The Australian Federal Court has upheld Samsung’s appeal against a previous injunction preventing sales of its Galaxy Tab 10.1 tablet in Australia. Apple has appealed the decision to the High Court, but Samsung will now be confident that it can get its tablets into retail stores in time for Christmas.
Depending on the final decision of the High Court, the removal of the injunction is a win for consumer choice in the Australian tablet market, which is currently dominated by Apple’s iPad. Samsung’s well-regarded Galaxy Tab series provides some of the leading alternatives to Apple’s iPad, and from a consumer’s point of view it’s preferable to have competition in the market, rather than in the courts.
Although it’s important that genuine innovation is protected, there has been quite heated and unresolved industry debate over the respective merits of the two sides’ arguments, which go to the heart of the way intellectual property is understood in an industry which has always been built on a mix of cooperative and competitive iteration.
Samsung is not out of the woods yet. Apple’s decision to appeal this Federal Court judgment to the High Court means Samsung is not out of the Australian scrub yet. Samsung also has separate litigation underway in Australia claiming that Apple’s iPhone infringes some of its own patents.
Apple has developed a reputation for litigiousness even in the context of an industry where patent claims and counterclaims fly thick and fast. We are unlikely to see an end to patent litigation in the mobile industry for some time, as patent portfolio wars roll on and major players squabble over caches of defensive patents from struggling competitors.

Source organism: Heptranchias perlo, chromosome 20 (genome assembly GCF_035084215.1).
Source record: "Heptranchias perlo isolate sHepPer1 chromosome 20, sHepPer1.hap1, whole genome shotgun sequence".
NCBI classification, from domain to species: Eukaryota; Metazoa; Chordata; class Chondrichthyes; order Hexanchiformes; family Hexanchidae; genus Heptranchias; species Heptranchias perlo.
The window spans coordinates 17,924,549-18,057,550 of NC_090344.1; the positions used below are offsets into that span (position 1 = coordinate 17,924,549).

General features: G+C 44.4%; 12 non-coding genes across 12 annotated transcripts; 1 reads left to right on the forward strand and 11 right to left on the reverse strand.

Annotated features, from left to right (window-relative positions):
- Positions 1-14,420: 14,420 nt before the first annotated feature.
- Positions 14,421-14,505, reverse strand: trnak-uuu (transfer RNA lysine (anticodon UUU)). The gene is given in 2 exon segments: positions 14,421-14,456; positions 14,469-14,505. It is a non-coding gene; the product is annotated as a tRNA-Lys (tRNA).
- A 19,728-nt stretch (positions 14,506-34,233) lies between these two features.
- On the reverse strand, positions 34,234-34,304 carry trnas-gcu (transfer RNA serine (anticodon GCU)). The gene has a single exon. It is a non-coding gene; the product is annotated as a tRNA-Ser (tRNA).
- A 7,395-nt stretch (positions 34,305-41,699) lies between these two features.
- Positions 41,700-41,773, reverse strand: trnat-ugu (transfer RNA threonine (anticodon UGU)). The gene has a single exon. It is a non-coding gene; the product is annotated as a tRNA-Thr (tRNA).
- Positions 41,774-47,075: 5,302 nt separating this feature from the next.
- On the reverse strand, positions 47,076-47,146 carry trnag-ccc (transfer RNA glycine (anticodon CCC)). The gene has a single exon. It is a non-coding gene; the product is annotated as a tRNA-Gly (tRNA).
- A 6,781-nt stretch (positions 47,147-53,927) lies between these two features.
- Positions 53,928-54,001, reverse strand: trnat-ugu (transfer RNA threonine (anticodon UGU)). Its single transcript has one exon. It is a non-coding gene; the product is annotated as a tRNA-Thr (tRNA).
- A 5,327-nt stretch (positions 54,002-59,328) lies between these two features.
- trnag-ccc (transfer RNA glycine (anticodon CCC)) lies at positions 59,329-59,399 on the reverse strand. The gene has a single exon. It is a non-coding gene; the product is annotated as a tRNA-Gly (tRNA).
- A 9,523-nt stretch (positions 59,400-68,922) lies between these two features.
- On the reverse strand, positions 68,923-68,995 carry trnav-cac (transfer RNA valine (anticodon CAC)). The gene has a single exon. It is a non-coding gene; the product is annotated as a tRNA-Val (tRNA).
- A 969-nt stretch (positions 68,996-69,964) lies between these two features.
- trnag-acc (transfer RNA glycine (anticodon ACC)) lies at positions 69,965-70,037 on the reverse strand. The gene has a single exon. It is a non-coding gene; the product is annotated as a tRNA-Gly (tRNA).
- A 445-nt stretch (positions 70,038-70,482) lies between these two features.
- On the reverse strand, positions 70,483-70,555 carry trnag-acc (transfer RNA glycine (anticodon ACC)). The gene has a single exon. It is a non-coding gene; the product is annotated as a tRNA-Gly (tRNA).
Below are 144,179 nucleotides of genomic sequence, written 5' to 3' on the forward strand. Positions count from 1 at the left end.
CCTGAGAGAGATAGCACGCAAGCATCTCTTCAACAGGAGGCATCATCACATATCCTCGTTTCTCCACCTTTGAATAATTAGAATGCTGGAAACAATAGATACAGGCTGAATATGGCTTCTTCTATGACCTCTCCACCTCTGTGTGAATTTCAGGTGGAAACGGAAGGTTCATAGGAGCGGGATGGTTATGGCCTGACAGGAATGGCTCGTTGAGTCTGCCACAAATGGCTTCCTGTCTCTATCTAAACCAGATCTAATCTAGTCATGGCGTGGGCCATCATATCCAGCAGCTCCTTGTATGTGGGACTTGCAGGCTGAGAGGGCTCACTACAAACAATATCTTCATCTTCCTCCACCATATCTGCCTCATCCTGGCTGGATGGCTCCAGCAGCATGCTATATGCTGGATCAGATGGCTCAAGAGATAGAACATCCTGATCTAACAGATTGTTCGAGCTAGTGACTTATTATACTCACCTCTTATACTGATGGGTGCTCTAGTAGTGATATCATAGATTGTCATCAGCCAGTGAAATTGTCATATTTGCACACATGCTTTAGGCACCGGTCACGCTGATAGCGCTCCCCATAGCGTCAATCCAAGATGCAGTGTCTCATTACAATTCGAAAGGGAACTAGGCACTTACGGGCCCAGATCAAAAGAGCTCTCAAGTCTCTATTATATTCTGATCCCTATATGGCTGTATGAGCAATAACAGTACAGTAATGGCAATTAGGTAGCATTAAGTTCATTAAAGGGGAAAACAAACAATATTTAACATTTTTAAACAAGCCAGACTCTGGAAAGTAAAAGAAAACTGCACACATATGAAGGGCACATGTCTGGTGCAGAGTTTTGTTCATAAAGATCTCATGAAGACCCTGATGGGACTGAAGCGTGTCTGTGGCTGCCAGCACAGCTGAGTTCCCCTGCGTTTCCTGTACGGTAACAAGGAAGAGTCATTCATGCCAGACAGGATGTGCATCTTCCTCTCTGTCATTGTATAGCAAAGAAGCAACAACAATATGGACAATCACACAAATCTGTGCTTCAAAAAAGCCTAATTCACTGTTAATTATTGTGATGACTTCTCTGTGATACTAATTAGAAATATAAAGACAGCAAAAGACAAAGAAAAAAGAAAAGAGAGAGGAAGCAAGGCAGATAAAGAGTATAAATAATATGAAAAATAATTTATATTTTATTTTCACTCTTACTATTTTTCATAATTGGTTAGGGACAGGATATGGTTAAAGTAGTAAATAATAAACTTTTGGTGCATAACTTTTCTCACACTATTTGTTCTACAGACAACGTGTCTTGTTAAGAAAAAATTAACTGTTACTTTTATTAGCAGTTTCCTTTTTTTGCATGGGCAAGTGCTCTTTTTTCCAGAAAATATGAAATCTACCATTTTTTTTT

Indeed, many of Apple’s claims relate to central features of the Android operating system and user interface used by Samsung and other key manufacturers in tablet and smartphone devices. Google acquisition of patents from Motorola’s mobile devices business was clearly a bid to warn Apple off direct litigation against Android partners. In a tablet market heavily hyped as the “future of computing”, the incentive to gain an advantage through the courts is strong.
Greater differentiation is key.
The next round of Samsung tablets is expected to have a more differentiated design, to avoid accusations of copying. Samsung has produced a slightly modified version of the Galaxy Tab 10.1 in Europe to avoid similar litigation there, but this may not be enough to avoid the specific patent infringement claims made by Apple in Australia, which deal with hardware, software and user interface design elements.
The temporary ban on Galaxy Tab sales had led to grey-market imports of Galaxy Tab devices from online retailers overseas, much to the bemusement of local retailers and distributors.